May 24, 2005

Federalism and Liberty

I refuse to sympathize with the people who think that intervening in state affairs is automatically a question of federalism. It isn't. Federalism is at most a matter of law and balancing, neither of which trumps natural liberty. If a natural liberty is being violated, there is no natural state right to protect the violator or continue the violation. In point of fact, there is no natural state right to anything, since a state by definition exists only outside the state of nature. So states rights are whatever we write the laws to say and whatever public opinion and political behavior refine de facto.

If a state is protecting, funding or furthering slavery - as it does when it pays to capture fugitive slaves or when it protects slave-owners and slave commerce - then natural rights are being violated. By the same token, if a state is violating the right to life, to property or to whatever else, then it can and must be stopped. This is no different whether the Supreme Court strikes down a law or the Congress acts to change the law.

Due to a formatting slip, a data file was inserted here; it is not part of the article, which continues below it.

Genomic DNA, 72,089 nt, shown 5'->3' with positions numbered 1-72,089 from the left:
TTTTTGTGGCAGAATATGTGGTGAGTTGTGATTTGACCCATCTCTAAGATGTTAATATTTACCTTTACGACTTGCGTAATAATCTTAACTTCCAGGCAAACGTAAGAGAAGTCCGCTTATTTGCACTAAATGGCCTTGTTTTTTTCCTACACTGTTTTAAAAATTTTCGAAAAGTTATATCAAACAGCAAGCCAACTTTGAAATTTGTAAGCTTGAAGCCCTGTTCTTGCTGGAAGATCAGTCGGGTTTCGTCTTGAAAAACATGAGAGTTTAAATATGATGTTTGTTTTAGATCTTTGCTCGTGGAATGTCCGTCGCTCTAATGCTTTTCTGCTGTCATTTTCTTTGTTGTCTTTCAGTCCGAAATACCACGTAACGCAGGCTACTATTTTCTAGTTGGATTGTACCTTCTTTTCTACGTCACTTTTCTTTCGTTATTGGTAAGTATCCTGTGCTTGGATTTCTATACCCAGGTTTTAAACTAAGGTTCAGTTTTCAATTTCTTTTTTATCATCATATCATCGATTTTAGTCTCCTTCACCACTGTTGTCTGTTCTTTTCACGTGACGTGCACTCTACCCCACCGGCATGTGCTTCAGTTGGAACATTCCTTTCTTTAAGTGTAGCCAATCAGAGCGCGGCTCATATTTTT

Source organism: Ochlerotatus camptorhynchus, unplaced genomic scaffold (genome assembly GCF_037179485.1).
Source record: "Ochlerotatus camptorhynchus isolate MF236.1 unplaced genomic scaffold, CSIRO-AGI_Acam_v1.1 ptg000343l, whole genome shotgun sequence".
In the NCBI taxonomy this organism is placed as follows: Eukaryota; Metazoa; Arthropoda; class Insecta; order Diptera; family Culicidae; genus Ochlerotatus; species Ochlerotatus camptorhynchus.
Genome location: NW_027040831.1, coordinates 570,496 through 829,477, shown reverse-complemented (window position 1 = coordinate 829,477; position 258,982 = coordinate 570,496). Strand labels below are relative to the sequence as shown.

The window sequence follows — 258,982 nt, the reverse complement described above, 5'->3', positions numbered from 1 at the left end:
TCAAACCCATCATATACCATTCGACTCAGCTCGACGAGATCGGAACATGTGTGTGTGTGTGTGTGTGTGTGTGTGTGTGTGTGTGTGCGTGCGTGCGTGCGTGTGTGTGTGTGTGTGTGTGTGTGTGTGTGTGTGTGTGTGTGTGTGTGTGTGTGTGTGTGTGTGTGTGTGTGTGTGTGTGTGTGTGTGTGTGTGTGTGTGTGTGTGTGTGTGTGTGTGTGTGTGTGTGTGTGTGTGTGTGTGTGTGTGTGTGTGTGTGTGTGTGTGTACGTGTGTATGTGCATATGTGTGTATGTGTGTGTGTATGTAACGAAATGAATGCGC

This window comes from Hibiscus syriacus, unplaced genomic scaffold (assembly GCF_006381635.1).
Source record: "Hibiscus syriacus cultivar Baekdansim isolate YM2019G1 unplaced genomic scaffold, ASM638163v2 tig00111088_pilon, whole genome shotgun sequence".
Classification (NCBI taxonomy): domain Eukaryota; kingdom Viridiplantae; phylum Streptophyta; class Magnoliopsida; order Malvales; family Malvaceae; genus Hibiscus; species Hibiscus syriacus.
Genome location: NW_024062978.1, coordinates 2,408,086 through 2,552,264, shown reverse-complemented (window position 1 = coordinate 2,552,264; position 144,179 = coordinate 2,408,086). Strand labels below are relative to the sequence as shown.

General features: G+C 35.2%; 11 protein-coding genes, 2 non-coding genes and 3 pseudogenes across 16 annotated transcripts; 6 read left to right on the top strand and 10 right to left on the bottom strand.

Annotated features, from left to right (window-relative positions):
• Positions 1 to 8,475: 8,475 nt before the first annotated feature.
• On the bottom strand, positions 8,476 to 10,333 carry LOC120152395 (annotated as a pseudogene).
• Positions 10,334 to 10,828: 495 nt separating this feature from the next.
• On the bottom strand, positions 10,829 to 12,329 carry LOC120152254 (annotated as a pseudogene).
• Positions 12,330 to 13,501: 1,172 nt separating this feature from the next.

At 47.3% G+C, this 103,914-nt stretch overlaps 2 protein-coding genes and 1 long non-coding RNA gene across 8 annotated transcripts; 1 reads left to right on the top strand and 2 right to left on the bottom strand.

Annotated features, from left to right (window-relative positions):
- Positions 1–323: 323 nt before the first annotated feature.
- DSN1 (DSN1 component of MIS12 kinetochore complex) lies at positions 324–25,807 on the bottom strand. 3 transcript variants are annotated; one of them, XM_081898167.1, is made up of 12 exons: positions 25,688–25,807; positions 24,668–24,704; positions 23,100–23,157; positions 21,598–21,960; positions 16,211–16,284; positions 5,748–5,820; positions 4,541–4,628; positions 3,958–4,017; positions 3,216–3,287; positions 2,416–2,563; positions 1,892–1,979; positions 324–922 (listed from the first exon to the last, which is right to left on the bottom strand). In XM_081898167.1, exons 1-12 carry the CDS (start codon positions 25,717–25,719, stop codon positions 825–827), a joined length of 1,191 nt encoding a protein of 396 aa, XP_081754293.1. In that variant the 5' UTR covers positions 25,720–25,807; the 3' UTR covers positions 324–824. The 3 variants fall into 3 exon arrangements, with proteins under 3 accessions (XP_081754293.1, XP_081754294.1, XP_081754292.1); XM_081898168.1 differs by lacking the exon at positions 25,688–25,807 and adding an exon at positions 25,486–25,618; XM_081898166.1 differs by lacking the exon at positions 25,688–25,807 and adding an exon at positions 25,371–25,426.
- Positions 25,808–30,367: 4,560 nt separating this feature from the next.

So when you hear libertarian criticism of the Republicans as being soft on federalism, ask what they mean. Is there a state right to kill people? No? Then I guess it'd be okay to ban abortion or work to save Terri Schiavo. Federalism means a balance. Some people want different balances, and the Constitution seems to dictate a pretty heavy balance toward the states. But both the Fourteenth Amendment and the Privileges and Immunities Clause seem to send one message:

states' rights are ALWAYS subservient to human rights

Again, I refuse to sympathize with the idea that federalism trumps freedom. The idea that Maine or Minnesota has a higher claim to freedom than living, breathing people is absurd. States' rights are artificial, created solely to protect us from government by setting our leaders into conflicting relationships. They exist because they can help protect human liberty. If there were no human liberty to protect, states' rights would be moot - nothing more than an arbitrary organizing principle without any merit.

The paleo-conservative impulse to drastically over-value traditional federalism is a throwback that will eventually extinguish itself out of its own stupidity. It enjoys popularity now for three reasons: 1) it lets Democrats appeal to a principle, to seem like they were abstaining from the Schiavo affair instead of colluding in her murder, 2) it lets certain libertarians think they're both principled and socially progressive, instead of intellectually apathetic about the right to life, and 3) it seems to fit in the general theme of criticizing the Republicans for abandoning traditional principles of the party.